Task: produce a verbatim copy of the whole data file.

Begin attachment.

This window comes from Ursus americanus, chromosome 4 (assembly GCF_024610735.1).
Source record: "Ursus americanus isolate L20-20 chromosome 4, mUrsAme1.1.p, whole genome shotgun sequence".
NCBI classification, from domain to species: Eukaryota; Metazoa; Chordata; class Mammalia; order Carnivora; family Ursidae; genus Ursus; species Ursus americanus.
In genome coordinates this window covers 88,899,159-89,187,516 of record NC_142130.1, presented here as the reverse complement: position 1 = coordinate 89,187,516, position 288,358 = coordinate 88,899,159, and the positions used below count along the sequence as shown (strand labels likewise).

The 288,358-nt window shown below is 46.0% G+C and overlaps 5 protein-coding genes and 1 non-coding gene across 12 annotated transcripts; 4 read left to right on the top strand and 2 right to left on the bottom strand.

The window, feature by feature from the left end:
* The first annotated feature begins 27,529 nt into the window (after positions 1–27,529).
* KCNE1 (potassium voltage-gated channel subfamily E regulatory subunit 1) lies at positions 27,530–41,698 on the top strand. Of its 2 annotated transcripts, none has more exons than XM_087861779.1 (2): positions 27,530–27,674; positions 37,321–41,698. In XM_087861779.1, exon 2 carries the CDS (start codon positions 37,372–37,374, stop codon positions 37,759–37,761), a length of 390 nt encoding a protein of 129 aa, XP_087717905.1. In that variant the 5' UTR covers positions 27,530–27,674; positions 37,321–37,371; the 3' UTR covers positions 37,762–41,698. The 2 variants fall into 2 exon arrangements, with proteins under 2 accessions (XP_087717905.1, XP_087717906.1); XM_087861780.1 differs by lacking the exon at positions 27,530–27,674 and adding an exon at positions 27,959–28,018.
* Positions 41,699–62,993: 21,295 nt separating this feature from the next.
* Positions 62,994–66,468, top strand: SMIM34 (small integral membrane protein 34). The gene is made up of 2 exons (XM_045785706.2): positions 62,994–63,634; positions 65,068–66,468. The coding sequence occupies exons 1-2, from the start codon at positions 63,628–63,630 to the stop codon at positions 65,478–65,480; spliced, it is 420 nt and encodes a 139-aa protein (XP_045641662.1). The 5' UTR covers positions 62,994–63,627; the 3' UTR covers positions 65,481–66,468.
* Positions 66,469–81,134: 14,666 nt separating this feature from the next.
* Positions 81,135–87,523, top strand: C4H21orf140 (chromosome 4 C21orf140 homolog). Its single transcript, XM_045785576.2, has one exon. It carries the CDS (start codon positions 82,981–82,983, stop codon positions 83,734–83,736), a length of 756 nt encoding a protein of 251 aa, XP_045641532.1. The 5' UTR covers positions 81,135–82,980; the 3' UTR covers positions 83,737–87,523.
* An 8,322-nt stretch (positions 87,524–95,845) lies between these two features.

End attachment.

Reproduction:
This window comes from Ursus americanus, chromosome 4 (assembly GCF_024610735.1).
Source record: "Ursus americanus isolate L20-20 chromosome 4, mUrsAme1.1.p, whole genome shotgun sequence".
NCBI classification, from domain to species: Eukaryota; Metazoa; Chordata; class Mammalia; order Carnivora; family Ursidae; genus Ursus; species Ursus americanus.
In genome coordinates this window covers 88,899,159-89,187,516 of record NC_142130.1, presented here as the reverse complement: position 1 = coordinate 89,187,516, position 288,358 = coordinate 88,899,159, and the positions used below count along the sequence as shown (strand labels likewise).

The 288,358-nt window shown below is 46.0% G+C and overlaps 5 protein-coding genes and 1 non-coding gene across 12 annotated transcripts; 4 read left to right on the top strand and 2 right to left on the bottom strand.

The window, feature by feature from the left end:
* The first annotated feature begins 27,529 nt into the window (after positions 1–27,529).
* KCNE1 (potassium voltage-gated channel subfamily E regulatory subunit 1) lies at positions 27,530–41,698 on the top strand. Of its 2 annotated transcripts, none has more exons than XM_087861779.1 (2): positions 27,530–27,674; positions 37,321–41,698. In XM_087861779.1, exon 2 carries the CDS (start codon positions 37,372–37,374, stop codon positions 37,759–37,761), a length of 390 nt encoding a protein of 129 aa, XP_087717905.1. In that variant the 5' UTR covers positions 27,530–27,674; positions 37,321–37,371; the 3' UTR covers positions 37,762–41,698. The 2 variants fall into 2 exon arrangements, with proteins under 2 accessions (XP_087717905.1, XP_087717906.1); XM_087861780.1 differs by lacking the exon at positions 27,530–27,674 and adding an exon at positions 27,959–28,018.
* Positions 41,699–62,993: 21,295 nt separating this feature from the next.
* Positions 62,994–66,468, top strand: SMIM34 (small integral membrane protein 34). The gene is made up of 2 exons (XM_045785706.2): positions 62,994–63,634; positions 65,068–66,468. The coding sequence occupies exons 1-2, from the start codon at positions 63,628–63,630 to the stop codon at positions 65,478–65,480; spliced, it is 420 nt and encodes a 139-aa protein (XP_045641662.1). The 5' UTR covers positions 62,994–63,627; the 3' UTR covers positions 65,481–66,468.
* Positions 66,469–81,134: 14,666 nt separating this feature from the next.
* Positions 81,135–87,523, top strand: C4H21orf140 (chromosome 4 C21orf140 homolog). Its single transcript, XM_045785576.2, has one exon. It carries the CDS (start codon positions 82,981–82,983, stop codon positions 83,734–83,736), a length of 756 nt encoding a protein of 251 aa, XP_045641532.1. The 5' UTR covers positions 81,135–82,980; the 3' UTR covers positions 83,737–87,523.
* An 8,322-nt stretch (positions 87,524–95,845) lies between these two features.